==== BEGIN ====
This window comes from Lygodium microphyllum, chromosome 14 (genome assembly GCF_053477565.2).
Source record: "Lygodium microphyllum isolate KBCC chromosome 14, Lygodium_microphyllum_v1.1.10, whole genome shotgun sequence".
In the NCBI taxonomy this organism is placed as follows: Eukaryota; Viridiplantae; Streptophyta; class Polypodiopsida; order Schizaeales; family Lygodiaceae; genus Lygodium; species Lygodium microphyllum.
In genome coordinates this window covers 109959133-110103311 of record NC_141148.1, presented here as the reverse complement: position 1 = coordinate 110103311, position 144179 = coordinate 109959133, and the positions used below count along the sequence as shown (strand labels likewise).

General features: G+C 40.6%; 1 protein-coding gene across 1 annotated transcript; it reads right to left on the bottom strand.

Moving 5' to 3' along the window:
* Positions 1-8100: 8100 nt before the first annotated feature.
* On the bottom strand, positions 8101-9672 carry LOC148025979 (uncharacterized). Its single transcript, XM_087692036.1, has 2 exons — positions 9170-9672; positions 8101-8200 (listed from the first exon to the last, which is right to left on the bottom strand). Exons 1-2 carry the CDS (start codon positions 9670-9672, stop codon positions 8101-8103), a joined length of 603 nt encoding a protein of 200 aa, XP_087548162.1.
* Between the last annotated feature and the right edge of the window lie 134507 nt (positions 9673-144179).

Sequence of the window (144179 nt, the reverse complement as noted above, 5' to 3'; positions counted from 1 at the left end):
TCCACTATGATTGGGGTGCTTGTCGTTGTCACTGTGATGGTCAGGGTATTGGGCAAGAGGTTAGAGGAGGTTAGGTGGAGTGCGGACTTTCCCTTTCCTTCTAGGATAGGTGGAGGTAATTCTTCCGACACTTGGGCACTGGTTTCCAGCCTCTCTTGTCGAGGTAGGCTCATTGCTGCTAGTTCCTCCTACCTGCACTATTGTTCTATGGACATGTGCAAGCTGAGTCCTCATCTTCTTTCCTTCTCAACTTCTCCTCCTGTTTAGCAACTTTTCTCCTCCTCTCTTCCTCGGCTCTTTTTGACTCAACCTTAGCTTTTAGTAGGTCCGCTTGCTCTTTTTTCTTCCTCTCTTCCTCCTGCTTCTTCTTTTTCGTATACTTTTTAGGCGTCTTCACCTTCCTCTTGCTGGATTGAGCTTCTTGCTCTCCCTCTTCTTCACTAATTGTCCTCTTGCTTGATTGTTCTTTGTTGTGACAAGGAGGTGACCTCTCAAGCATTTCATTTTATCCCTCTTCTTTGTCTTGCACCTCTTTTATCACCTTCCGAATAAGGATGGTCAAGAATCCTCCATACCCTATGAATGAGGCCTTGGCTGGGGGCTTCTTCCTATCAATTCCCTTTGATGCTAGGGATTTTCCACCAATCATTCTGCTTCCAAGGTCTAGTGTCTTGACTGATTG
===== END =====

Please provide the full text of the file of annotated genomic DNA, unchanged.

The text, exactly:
This window comes from Lygodium microphyllum, chromosome 14 (genome assembly GCF_053477565.2).
Source record: "Lygodium microphyllum isolate KBCC chromosome 14, Lygodium_microphyllum_v1.1.10, whole genome shotgun sequence".
In the NCBI taxonomy this organism is placed as follows: Eukaryota; Viridiplantae; Streptophyta; class Polypodiopsida; order Schizaeales; family Lygodiaceae; genus Lygodium; species Lygodium microphyllum.
In genome coordinates this window covers 109959133-110103311 of record NC_141148.1, presented here as the reverse complement: position 1 = coordinate 110103311, position 144179 = coordinate 109959133, and the positions used below count along the sequence as shown (strand labels likewise).

General features: G+C 40.6%; 1 protein-coding gene across 1 annotated transcript; it reads right to left on the bottom strand.

Moving 5' to 3' along the window:
* Positions 1-8100: 8100 nt before the first annotated feature.
* On the bottom strand, positions 8101-9672 carry LOC148025979 (uncharacterized). Its single transcript, XM_087692036.1, has 2 exons — positions 9170-9672; positions 8101-8200 (listed from the first exon to the last, which is right to left on the bottom strand). Exons 1-2 carry the CDS (start codon positions 9670-9672, stop codon positions 8101-8103), a joined length of 603 nt encoding a protein of 200 aa, XP_087548162.1.
* Between the last annotated feature and the right edge of the window lie 134507 nt (positions 9673-144179).

Sequence of the window (144179 nt, the reverse complement as noted above, 5' to 3'; positions counted from 1 at the left end):
TCCACTATGATTGGGGTGCTTGTCGTTGTCACTGTGATGGTCAGGGTATTGGGCAAGAGGTTAGAGGAGGTTAGGTGGAGTGCGGACTTTCCCTTTCCTTCTAGGATAGGTGGAGGTAATTCTTCCGACACTTGGGCACTGGTTTCCAGCCTCTCTTGTCGAGGTAGGCTCATTGCTGCTAGTTCCTCCTACCTGCACTATTGTTCTATGGACATGTGCAAGCTGAGTCCTCATCTTCTTTCCTTCTCAACTTCTCCTCCTGTTTAGCAACTTTTCTCCTCCTCTCTTCCTCGGCTCTTTTTGACTCAACCTTAGCTTTTAGTAGGTCCGCTTGCTCTTTTTTCTTCCTCTCTTCCTCCTGCTTCTTCTTTTTCGTATACTTTTTAGGCGTCTTCACCTTCCTCTTGCTGGATTGAGCTTCTTGCTCTCCCTCTTCTTCACTAATTGTCCTCTTGCTTGATTGTTCTTTGTTGTGACAAGGAGGTGACCTCTCAAGCATTTCATTTTATCCCTCTTCTTTGTCTTGCACCTCTTTTATCACCTTCCGAATAAGGATGGTCAAGAATCCTCCATACCCTATGAATGAGGCCTTGGCTGGGGGCTTCTTCCTATCAATTCCCTTTGATGCTAGGGATTTTCCACCAATCATTCTGCTTCCAAGGTCTAGTGTCTTGACTGATTG